The lack of screen doors is a hassle - but I will be checking into the pullout screens once we are in the house for the doors that do not open onto a screened porch.

Securing the hinges is simple - for a good explanation see the link below.

Here is a link that might be useful: Door Hinges and Home Security

    Bookmark   May 27, 2007 at 10:47PM
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worthy

Thanks for the informative pieces on hurricane resisting designs.

When I ask for hurricane clips on roof rafters the framers look at me like I'm daft. "We never put these in."

Same for insisting on proper foundation-to-sill plate connections--despite the fact that all the homes destroyed (and people killed) in the 1987 Barrie, Ontario tornado could be traced to washerless connections allowing the homes to be lifted off their foundations.

    Bookmark   May 28, 2007 at 12:21AM
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gardencpa

woodswell- Thank you for the link to the hinges! That was an excellent explanation. We lived through the 2004 storm season in central Florida. No house damage but lost lots of trees and were without power for two very long weeks.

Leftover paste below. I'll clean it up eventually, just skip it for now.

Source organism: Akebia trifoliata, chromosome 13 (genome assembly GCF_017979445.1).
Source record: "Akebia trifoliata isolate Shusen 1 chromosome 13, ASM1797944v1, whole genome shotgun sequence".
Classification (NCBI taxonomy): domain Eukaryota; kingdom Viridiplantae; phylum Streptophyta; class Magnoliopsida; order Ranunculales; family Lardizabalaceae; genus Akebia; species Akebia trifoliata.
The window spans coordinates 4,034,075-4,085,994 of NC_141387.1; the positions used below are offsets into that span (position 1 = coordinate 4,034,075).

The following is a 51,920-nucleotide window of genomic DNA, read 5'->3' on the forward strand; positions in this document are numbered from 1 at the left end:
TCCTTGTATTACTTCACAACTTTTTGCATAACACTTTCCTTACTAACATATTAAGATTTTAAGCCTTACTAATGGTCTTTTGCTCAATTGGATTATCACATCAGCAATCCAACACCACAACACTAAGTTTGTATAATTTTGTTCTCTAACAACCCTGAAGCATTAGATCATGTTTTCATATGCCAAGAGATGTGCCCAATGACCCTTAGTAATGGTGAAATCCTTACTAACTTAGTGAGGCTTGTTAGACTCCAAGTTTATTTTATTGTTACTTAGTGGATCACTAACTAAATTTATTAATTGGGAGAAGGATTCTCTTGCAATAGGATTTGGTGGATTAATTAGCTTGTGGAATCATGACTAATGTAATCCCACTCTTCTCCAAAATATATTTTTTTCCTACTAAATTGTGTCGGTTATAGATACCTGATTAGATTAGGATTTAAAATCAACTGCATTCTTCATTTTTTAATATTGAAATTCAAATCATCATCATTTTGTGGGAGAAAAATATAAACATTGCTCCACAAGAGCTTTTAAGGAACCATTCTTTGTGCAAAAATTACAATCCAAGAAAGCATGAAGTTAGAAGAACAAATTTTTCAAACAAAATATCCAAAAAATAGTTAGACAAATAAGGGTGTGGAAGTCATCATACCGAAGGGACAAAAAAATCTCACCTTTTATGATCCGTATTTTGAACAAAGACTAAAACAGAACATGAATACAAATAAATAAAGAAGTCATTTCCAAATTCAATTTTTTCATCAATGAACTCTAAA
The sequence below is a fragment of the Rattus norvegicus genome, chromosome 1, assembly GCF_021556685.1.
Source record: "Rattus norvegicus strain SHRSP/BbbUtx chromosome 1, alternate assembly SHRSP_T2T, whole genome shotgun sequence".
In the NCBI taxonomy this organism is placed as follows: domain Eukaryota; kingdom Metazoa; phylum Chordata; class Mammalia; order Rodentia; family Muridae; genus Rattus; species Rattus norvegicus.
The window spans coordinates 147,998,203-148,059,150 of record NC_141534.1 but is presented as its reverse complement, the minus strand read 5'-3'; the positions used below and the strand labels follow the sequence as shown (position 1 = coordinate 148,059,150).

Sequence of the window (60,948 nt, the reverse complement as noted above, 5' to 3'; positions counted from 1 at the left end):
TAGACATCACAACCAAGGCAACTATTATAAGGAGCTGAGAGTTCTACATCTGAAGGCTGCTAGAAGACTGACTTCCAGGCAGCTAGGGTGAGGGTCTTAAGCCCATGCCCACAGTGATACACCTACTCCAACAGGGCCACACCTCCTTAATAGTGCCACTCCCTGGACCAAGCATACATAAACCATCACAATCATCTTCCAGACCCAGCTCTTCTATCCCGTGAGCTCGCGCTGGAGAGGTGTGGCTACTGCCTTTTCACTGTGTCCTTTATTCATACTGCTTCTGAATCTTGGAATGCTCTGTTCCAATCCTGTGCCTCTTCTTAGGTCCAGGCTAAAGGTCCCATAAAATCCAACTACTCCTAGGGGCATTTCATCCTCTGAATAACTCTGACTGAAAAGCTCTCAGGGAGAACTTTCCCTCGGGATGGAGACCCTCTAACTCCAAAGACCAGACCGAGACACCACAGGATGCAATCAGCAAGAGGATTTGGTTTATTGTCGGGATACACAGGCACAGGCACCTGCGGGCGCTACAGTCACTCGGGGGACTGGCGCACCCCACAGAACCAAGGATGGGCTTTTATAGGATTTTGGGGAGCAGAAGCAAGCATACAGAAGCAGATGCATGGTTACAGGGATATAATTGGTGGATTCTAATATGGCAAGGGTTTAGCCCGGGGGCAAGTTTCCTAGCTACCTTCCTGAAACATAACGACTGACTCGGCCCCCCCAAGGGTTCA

When you look at what has gone into securing the roof to our house, you can see how the storms (first Andrew in 1992 and then the storms in 2004) have changed the way a house is built in Florida. You would almost think it was excessive if you had not lived through a few hurricanes here.

My DH and I were talking about the doors yesterday and I will show him your information. We will just confirm with the builder about the hinges.

As usual, I thank you all on this site for the great information.

    Bookmark   May 28, 2007 at 8:21AM
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dumaspup

When a door is ordered with an out swing it should come with ether welded or screwed pins. While odd in a home they are standard in commercial buildings.

    Bookmark   May 28, 2007 at 8:46AM
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gardencpa